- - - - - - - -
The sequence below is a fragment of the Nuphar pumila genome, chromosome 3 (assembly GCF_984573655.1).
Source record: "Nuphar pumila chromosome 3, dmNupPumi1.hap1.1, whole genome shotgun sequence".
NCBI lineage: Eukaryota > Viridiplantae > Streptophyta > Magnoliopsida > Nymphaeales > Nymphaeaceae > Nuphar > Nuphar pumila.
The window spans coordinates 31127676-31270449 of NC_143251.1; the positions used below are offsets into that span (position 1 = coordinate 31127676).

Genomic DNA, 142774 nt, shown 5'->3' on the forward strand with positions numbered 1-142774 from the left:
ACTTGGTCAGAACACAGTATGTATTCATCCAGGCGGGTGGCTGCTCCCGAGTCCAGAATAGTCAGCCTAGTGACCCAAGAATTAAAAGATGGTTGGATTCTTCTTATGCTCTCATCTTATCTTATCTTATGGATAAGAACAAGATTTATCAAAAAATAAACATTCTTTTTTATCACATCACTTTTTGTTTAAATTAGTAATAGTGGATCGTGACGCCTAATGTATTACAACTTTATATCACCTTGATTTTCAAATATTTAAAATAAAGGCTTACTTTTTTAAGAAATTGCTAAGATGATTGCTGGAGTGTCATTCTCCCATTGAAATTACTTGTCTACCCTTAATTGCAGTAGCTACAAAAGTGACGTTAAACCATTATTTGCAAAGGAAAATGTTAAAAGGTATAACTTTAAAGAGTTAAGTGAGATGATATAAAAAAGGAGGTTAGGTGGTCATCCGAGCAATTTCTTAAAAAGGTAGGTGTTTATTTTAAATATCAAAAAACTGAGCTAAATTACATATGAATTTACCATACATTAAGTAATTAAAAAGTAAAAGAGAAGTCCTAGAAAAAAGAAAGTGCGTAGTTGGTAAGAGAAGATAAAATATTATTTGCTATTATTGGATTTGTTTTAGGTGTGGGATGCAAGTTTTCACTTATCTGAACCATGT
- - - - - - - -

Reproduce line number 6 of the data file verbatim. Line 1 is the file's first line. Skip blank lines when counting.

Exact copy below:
ACTTGGTCAGAACACAGTATGTATTCATCCAGGCGGGTGGCTGCTCCCGAGTCCAGAATAGTCAGCCTAGTGACCCAAGAATTAAAAGATGGTTGGATTCTTCTTATGCTCTCATCTTATCTTATCTTATGGATAAGAACAAGATTTATCAAAAAATAAACATTCTTTTTTATCACATCACTTTTTGTTTAAATTAGTAATAGTGGATCGTGACGCCTAATGTATTACAACTTTATATCACCTTGATTTTCAAATATTTAAAATAAAGGCTTACTTTTTTAAGAAATTGCTAAGATGATTGCTGGAGTGTCATTCTCCCATTGAAATTACTTGTCTACCCTTAATTGCAGTAGCTACAAAAGTGACGTTAAACCATTATTTGCAAAGGAAAATGTTAAAAGGTATAACTTTAAAGAGTTAAGTGAGATGATATAAAAAAGGAGGTTAGGTGGTCATCCGAGCAATTTCTTAAAAAGGTAGGTGTTTATTTTAAATATCAAAAAACTGAGCTAAATTACATATGAATTTACCATACATTAAGTAATTAAAAAGTAAAAGAGAAGTCCTAGAAAAAAGAAAGTGCGTAGTTGGTAAGAGAAGATAAAATATTATTTGCTATTATTGGATTTGTTTTAGGTGTGGGATGCAAGTTTTCACTTATCTGAACCATGT